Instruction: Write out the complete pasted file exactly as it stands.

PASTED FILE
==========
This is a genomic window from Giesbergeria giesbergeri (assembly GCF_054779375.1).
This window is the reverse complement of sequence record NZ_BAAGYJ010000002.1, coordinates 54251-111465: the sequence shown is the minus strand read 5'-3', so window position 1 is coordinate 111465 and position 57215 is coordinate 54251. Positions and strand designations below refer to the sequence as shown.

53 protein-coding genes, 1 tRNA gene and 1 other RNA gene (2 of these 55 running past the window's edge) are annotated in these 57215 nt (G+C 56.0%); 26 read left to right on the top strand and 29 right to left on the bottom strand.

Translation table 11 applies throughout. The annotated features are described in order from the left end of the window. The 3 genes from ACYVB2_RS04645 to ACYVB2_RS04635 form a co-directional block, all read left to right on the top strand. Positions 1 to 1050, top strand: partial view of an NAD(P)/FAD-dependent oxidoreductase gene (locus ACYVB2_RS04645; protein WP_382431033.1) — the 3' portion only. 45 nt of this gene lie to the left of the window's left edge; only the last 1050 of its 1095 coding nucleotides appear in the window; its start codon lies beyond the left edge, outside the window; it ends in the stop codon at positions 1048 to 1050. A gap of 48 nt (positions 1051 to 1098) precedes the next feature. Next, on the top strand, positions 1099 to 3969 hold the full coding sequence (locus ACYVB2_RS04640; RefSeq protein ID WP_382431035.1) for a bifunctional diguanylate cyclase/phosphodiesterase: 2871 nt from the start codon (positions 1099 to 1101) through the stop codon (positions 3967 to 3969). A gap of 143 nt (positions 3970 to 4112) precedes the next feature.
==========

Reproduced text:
This is a genomic window from Giesbergeria giesbergeri (assembly GCF_054779375.1).
This window is the reverse complement of sequence record NZ_BAAGYJ010000002.1, coordinates 54251-111465: the sequence shown is the minus strand read 5'-3', so window position 1 is coordinate 111465 and position 57215 is coordinate 54251. Positions and strand designations below refer to the sequence as shown.

53 protein-coding genes, 1 tRNA gene and 1 other RNA gene (2 of these 55 running past the window's edge) are annotated in these 57215 nt (G+C 56.0%); 26 read left to right on the top strand and 29 right to left on the bottom strand.

Translation table 11 applies throughout. The annotated features are described in order from the left end of the window. The 3 genes from ACYVB2_RS04645 to ACYVB2_RS04635 form a co-directional block, all read left to right on the top strand. Positions 1 to 1050, top strand: partial view of an NAD(P)/FAD-dependent oxidoreductase gene (locus ACYVB2_RS04645; protein WP_382431033.1) — the 3' portion only. 45 nt of this gene lie to the left of the window's left edge; only the last 1050 of its 1095 coding nucleotides appear in the window; its start codon lies beyond the left edge, outside the window; it ends in the stop codon at positions 1048 to 1050. A gap of 48 nt (positions 1051 to 1098) precedes the next feature. Next, on the top strand, positions 1099 to 3969 hold the full coding sequence (locus ACYVB2_RS04640; RefSeq protein ID WP_382431035.1) for a bifunctional diguanylate cyclase/phosphodiesterase: 2871 nt from the start codon (positions 1099 to 1101) through the stop codon (positions 3967 to 3969). A gap of 143 nt (positions 3970 to 4112) precedes the next feature.